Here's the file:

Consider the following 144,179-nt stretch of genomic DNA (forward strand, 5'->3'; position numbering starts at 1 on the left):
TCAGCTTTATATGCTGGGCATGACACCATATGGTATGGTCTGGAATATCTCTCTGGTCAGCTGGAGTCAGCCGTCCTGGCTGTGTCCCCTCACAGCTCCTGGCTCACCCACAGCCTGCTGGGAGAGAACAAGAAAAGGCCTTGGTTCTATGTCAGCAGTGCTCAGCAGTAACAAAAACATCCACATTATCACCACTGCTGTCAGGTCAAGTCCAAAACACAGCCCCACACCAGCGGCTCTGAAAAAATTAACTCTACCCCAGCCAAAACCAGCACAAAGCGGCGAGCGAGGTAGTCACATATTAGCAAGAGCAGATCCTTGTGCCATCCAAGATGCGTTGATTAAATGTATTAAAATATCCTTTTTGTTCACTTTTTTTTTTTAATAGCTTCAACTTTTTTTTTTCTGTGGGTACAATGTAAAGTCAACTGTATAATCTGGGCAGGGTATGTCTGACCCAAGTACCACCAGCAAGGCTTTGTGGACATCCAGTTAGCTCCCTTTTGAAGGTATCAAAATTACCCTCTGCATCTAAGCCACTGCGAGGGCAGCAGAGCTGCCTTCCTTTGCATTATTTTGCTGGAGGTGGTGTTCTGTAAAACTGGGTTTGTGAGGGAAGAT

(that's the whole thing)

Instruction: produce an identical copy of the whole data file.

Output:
Consider the following 144,179-nt stretch of genomic DNA (forward strand, 5'->3'; position numbering starts at 1 on the left):
TCAGCTTTATATGCTGGGCATGACACCATATGGTATGGTCTGGAATATCTCTCTGGTCAGCTGGAGTCAGCCGTCCTGGCTGTGTCCCCTCACAGCTCCTGGCTCACCCACAGCCTGCTGGGAGAGAACAAGAAAAGGCCTTGGTTCTATGTCAGCAGTGCTCAGCAGTAACAAAAACATCCACATTATCACCACTGCTGTCAGGTCAAGTCCAAAACACAGCCCCACACCAGCGGCTCTGAAAAAATTAACTCTACCCCAGCCAAAACCAGCACAAAGCGGCGAGCGAGGTAGTCACATATTAGCAAGAGCAGATCCTTGTGCCATCCAAGATGCGTTGATTAAATGTATTAAAATATCCTTTTTGTTCACTTTTTTTTTTTAATAGCTTCAACTTTTTTTTTTCTGTGGGTACAATGTAAAGTCAACTGTATAATCTGGGCAGGGTATGTCTGACCCAAGTACCACCAGCAAGGCTTTGTGGACATCCAGTTAGCTCCCTTTTGAAGGTATCAAAATTACCCTCTGCATCTAAGCCACTGCGAGGGCAGCAGAGCTGCCTTCCTTTGCATTATTTTGCTGGAGGTGGTGTTCTGTAAAACTGGGTTTGTGAGGGAAGAT